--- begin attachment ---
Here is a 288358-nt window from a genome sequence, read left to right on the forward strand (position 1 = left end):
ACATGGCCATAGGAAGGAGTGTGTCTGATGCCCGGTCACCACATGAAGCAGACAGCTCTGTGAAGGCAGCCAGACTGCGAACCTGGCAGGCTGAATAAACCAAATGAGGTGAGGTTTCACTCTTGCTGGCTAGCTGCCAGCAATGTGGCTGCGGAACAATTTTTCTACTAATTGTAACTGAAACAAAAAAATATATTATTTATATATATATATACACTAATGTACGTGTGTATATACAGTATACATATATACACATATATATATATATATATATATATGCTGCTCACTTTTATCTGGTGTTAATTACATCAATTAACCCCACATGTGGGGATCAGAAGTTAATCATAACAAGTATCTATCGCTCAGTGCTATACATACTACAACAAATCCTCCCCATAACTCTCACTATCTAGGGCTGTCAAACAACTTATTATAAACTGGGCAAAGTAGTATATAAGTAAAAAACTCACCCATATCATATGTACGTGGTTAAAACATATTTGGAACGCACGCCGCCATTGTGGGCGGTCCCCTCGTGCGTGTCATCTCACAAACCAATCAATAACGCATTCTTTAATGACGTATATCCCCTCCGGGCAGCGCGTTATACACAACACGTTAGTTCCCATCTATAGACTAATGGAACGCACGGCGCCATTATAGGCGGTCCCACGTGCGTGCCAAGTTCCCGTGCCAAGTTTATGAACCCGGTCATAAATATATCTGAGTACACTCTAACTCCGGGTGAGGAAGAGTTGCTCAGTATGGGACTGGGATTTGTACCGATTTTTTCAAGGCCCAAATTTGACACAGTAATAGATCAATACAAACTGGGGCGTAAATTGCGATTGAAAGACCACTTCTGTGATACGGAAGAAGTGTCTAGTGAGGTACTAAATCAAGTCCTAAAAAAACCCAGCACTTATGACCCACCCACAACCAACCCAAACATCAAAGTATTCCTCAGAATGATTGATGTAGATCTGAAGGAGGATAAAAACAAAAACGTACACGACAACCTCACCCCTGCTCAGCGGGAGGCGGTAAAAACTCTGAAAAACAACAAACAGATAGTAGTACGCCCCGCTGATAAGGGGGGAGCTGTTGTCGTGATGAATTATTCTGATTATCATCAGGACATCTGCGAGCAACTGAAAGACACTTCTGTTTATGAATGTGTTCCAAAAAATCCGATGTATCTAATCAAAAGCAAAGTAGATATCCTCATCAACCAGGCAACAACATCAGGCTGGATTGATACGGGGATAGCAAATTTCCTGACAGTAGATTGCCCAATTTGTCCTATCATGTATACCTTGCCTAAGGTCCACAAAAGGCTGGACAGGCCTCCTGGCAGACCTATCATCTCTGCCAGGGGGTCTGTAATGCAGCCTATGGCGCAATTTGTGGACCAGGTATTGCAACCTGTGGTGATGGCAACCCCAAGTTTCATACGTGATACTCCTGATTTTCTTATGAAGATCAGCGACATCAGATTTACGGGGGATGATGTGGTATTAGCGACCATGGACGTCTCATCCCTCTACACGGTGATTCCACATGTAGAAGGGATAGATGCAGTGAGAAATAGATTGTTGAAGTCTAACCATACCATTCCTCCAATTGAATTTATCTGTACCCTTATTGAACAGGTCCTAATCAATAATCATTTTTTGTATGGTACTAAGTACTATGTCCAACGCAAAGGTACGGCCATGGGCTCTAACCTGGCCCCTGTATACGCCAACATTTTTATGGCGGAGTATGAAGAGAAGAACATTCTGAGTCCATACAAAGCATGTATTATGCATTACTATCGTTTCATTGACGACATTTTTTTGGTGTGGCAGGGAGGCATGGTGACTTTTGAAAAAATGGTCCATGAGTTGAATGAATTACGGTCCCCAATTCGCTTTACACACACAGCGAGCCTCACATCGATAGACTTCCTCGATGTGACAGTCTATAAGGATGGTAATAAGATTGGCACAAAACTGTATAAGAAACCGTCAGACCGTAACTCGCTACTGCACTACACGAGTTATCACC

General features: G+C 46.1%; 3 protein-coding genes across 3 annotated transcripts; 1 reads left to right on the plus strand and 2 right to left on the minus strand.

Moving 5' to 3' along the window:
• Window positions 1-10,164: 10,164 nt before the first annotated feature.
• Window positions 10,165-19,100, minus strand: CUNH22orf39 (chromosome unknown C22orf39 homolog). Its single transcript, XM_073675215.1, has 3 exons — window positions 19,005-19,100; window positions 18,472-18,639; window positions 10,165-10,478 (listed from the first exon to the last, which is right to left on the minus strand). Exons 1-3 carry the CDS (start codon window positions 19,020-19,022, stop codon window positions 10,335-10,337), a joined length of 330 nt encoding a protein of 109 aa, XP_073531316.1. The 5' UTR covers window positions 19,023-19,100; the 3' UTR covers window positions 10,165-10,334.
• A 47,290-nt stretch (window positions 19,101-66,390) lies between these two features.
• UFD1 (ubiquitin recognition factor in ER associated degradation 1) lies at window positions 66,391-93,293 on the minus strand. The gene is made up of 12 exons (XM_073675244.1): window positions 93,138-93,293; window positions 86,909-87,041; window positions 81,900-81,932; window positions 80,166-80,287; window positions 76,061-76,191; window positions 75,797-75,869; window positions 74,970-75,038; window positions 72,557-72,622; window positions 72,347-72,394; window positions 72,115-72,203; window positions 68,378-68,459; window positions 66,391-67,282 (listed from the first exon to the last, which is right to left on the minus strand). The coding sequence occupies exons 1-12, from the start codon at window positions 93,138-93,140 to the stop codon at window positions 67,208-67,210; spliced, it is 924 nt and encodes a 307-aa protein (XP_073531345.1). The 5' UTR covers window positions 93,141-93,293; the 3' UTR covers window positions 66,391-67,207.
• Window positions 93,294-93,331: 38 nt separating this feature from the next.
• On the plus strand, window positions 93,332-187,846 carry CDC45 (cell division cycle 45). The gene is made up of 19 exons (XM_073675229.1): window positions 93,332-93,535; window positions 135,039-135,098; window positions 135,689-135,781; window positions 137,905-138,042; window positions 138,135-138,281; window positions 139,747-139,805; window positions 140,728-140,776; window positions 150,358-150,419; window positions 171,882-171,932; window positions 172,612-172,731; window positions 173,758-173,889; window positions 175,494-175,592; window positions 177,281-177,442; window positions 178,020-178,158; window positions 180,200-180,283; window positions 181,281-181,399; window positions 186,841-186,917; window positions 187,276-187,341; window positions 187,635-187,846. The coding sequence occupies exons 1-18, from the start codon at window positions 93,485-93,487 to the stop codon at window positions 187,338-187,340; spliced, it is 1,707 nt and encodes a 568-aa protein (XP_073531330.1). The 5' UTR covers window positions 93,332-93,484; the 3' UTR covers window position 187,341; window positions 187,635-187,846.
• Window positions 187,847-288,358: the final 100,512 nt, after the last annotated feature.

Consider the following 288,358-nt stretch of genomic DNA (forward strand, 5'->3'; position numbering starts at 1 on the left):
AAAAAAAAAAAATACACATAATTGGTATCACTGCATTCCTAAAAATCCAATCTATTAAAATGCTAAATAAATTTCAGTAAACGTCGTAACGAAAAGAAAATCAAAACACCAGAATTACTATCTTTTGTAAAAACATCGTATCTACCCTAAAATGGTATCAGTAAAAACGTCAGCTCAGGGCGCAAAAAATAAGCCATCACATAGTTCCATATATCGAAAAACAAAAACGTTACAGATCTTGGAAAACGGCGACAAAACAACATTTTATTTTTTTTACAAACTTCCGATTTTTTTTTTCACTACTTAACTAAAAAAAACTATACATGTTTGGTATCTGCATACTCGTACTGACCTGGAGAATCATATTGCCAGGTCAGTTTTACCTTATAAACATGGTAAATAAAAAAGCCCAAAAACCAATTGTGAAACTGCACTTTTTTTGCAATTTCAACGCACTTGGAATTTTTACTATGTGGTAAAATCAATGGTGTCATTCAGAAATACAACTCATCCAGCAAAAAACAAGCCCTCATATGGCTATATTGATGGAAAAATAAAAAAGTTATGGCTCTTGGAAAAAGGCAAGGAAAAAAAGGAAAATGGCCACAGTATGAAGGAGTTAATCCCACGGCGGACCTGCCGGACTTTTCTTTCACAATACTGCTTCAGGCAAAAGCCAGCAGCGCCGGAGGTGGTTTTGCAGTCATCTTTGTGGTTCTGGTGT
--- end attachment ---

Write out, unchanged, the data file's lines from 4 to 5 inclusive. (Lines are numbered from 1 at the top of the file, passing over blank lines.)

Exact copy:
Moving 5' to 3' along the window:
• Window positions 1-10,164: 10,164 nt before the first annotated feature.